For those of you who may have missed our most viewed blog posts, here’s a chance to see them again.
In reverse order:
Coming in at #10 we have: Ouchless Flu Vaccine – a story about a BandAid based drug delivery system.
#9 New Use Identified for Birth Deformity Drug – which detailed how thalidomide may reduce both the severity and frequency of nosebleeds in patients suffering from hereditary hemorrhagic telangiectasia disease.
#8 No Excuse for sleeping on the job! – a story from March 2010 about new study findings that showed working memory -a key element of executive functioning- was essentially unaffected by as much as 51 hours of total sleep deprivation.
#7 Eye injection that could save the sight of the over 30’s. This blog announced the FDA approval of a new dexamethasone intravitreal implant heralded as the first effective treatment of macular edema.
The #6 most viewed story was actually our debut post which asked the question: If Martin Luther King had lived would he have had asthma?
At #5 is a story entitled Alzheimer’s Disease could be reversed by rheumatoid arthritis protein . In this post we were encouraged to learn that scientists have discovered that a chemical normally produced by the body to fight arthritis, could also reverse the memory loss associated with Alzheimer’s Disease.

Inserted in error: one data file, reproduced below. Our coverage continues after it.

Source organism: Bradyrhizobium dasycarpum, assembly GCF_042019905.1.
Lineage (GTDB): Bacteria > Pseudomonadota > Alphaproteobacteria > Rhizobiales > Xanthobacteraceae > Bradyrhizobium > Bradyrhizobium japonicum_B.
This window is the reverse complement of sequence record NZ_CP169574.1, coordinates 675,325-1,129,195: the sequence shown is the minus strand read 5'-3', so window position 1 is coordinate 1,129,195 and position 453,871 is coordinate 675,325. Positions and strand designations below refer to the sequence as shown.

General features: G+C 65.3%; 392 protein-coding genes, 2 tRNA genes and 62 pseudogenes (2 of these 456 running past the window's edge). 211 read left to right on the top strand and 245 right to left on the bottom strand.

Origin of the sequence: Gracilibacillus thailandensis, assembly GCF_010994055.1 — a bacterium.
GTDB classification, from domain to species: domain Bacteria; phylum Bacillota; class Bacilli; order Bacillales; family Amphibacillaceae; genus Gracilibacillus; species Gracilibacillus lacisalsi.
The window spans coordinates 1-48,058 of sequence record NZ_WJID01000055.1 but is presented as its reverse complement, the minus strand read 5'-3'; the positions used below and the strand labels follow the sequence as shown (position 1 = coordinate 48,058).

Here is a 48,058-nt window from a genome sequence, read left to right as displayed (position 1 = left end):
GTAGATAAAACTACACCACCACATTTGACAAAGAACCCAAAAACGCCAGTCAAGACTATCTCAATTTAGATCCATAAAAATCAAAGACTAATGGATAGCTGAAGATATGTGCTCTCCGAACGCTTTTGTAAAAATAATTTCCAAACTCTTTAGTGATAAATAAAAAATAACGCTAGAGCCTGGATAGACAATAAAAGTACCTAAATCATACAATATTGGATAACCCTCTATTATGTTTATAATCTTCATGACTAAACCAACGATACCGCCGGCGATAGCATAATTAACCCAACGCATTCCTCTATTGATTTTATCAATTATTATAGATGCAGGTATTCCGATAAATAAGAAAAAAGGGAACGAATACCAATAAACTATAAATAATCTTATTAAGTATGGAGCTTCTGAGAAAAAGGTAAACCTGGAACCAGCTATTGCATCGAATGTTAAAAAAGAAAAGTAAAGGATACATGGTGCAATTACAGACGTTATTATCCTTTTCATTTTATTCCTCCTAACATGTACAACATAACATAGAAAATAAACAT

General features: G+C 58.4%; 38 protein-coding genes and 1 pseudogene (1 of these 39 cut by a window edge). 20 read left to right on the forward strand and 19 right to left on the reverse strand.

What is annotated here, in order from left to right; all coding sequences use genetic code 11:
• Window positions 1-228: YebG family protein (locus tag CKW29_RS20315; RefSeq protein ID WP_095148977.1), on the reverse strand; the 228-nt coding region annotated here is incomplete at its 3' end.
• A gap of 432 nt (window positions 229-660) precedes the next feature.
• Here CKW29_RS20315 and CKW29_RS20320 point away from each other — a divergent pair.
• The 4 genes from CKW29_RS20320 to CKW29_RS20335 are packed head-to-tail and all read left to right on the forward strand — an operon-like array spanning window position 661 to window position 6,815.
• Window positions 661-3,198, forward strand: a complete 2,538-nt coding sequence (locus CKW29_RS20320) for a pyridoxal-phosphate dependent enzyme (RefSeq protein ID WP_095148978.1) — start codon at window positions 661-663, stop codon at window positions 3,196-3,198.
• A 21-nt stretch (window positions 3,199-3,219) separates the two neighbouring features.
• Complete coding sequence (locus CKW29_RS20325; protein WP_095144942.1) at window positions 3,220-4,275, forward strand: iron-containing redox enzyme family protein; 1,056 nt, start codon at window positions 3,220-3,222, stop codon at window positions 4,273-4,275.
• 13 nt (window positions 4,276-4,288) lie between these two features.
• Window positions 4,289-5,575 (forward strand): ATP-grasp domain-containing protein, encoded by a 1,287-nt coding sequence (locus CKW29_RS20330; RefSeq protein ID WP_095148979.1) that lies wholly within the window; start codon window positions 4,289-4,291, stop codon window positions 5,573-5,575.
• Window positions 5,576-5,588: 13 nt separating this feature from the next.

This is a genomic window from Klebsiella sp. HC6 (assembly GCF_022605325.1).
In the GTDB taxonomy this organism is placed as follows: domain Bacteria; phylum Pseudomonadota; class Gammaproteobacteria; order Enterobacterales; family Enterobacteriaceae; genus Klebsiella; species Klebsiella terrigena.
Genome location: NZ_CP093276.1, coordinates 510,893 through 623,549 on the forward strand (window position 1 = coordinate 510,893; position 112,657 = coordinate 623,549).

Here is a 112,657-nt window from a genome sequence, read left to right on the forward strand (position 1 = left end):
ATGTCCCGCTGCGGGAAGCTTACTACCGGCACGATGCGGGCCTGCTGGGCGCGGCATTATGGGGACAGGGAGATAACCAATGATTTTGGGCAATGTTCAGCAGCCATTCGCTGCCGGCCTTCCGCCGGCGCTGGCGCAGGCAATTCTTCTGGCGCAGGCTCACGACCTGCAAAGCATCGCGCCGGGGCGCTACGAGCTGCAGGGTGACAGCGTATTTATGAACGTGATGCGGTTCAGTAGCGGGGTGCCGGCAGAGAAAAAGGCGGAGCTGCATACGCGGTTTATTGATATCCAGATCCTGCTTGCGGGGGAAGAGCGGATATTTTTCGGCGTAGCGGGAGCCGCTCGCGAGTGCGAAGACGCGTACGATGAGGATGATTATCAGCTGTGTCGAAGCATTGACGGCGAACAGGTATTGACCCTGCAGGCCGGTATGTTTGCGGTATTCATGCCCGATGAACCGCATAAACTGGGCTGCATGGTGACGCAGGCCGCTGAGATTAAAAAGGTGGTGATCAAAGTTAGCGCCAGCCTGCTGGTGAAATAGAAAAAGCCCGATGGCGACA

#4 Patients are from Mars, Physicians are from Venus! This post reviewed results from a study that showed a huge disparity between patients’ expectations of angioplasty versus those of their cardiologists. While the majority of heart patients harbor the notion that the procedure will cut their risk of heart attacks and death, cardiologists believe that its value is limited to reducing chest pain.
The #3 most viewed post was entitled Asthma though the Ages. It traced the history of asthma from the earliest recorded reference to wheezing and respiratory distress around 2,600 B.C. through to modern times.
In the runner-up spot, the best supporting blog goes to Pac-Man Physiology. This posting described new research suggesting that macrophages do much more than act as antimicrobial warriors. Turns out they also play critical roles in immune regulation and wound-healing. Additionally, they can respond to a variety of cellular signals and change their physiology in response to local cues.
And now with a big drum role, a pregnant pause and an outburst of emotion we are pleased to announce…
“And the winner is….” High hopes for long term hemophilia B therapy. in this most-viewed post, we brought you the preliminary results of a gene-therapy study that showed that a single injection of the new treatment could turn a patient with severe hemophilia into one with moderate disease .
Do you agree with our readers? Should there have been other winners? We’d love to hear from you.